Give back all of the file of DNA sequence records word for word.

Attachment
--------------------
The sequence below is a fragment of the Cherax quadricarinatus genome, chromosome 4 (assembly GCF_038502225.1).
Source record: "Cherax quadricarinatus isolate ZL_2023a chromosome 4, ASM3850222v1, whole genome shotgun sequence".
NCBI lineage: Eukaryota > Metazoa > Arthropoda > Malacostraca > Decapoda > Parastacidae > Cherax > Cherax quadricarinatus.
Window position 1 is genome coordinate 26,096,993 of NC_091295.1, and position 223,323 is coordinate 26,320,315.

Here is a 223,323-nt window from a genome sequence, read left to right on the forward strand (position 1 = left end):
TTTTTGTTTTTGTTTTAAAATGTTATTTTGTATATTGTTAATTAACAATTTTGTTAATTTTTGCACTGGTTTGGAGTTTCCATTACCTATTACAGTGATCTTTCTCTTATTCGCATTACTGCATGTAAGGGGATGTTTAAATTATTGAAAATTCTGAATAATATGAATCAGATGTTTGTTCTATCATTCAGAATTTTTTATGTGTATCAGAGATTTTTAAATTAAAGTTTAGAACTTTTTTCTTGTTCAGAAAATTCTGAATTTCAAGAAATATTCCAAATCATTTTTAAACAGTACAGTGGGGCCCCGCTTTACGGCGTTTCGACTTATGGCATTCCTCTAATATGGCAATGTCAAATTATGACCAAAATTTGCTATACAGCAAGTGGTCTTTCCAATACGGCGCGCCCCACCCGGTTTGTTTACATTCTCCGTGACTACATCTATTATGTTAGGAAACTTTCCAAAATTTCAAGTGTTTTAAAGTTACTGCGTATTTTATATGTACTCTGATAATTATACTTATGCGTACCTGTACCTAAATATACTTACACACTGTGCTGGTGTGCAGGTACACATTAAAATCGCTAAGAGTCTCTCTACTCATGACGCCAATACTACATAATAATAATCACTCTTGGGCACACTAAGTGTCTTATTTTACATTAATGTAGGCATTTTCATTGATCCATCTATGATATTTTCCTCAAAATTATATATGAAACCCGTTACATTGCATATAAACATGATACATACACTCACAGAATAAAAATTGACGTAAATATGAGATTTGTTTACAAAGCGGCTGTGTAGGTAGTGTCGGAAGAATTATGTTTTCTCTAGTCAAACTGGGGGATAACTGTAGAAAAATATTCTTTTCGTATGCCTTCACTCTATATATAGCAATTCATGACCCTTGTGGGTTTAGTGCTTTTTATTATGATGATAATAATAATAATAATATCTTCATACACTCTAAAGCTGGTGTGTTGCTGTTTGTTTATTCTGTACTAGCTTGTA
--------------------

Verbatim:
The sequence below is a fragment of the Cherax quadricarinatus genome, chromosome 4 (assembly GCF_038502225.1).
Source record: "Cherax quadricarinatus isolate ZL_2023a chromosome 4, ASM3850222v1, whole genome shotgun sequence".
NCBI lineage: Eukaryota > Metazoa > Arthropoda > Malacostraca > Decapoda > Parastacidae > Cherax > Cherax quadricarinatus.
Window position 1 is genome coordinate 26,096,993 of NC_091295.1, and position 223,323 is coordinate 26,320,315.

Here is a 223,323-nt window from a genome sequence, read left to right on the forward strand (position 1 = left end):
TTTTTGTTTTTGTTTTAAAATGTTATTTTGTATATTGTTAATTAACAATTTTGTTAATTTTTGCACTGGTTTGGAGTTTCCATTACCTATTACAGTGATCTTTCTCTTATTCGCATTACTGCATGTAAGGGGATGTTTAAATTATTGAAAATTCTGAATAATATGAATCAGATGTTTGTTCTATCATTCAGAATTTTTTATGTGTATCAGAGATTTTTAAATTAAAGTTTAGAACTTTTTTCTTGTTCAGAAAATTCTGAATTTCAAGAAATATTCCAAATCATTTTTAAACAGTACAGTGGGGCCCCGCTTTACGGCGTTTCGACTTATGGCATTCCTCTAATATGGCAATGTCAAATTATGACCAAAATTTGCTATACAGCAAGTGGTCTTTCCAATACGGCGCGCCCCACCCGGTTTGTTTACATTCTCCGTGACTACATCTATTATGTTAGGAAACTTTCCAAAATTTCAAGTGTTTTAAAGTTACTGCGTATTTTATATGTACTCTGATAATTATACTTATGCGTACCTGTACCTAAATATACTTACACACTGTGCTGGTGTGCAGGTACACATTAAAATCGCTAAGAGTCTCTCTACTCATGACGCCAATACTACATAATAATAATCACTCTTGGGCACACTAAGTGTCTTATTTTACATTAATGTAGGCATTTTCATTGATCCATCTATGATATTTTCCTCAAAATTATATATGAAACCCGTTACATTGCATATAAACATGATACATACACTCACAGAATAAAAATTGACGTAAATATGAGATTTGTTTACAAAGCGGCTGTGTAGGTAGTGTCGGAAGAATTATGTTTTCTCTAGTCAAACTGGGGGATAACTGTAGAAAAATATTCTTTTCGTATGCCTTCACTCTATATATAGCAATTCATGACCCTTGTGGGTTTAGTGCTTTTTATTATGATGATAATAATAATAATAATATCTTCATACACTCTAAAGCTGGTGTGTTGCTGTTTGTTTATTCTGTACTAGCTTGTA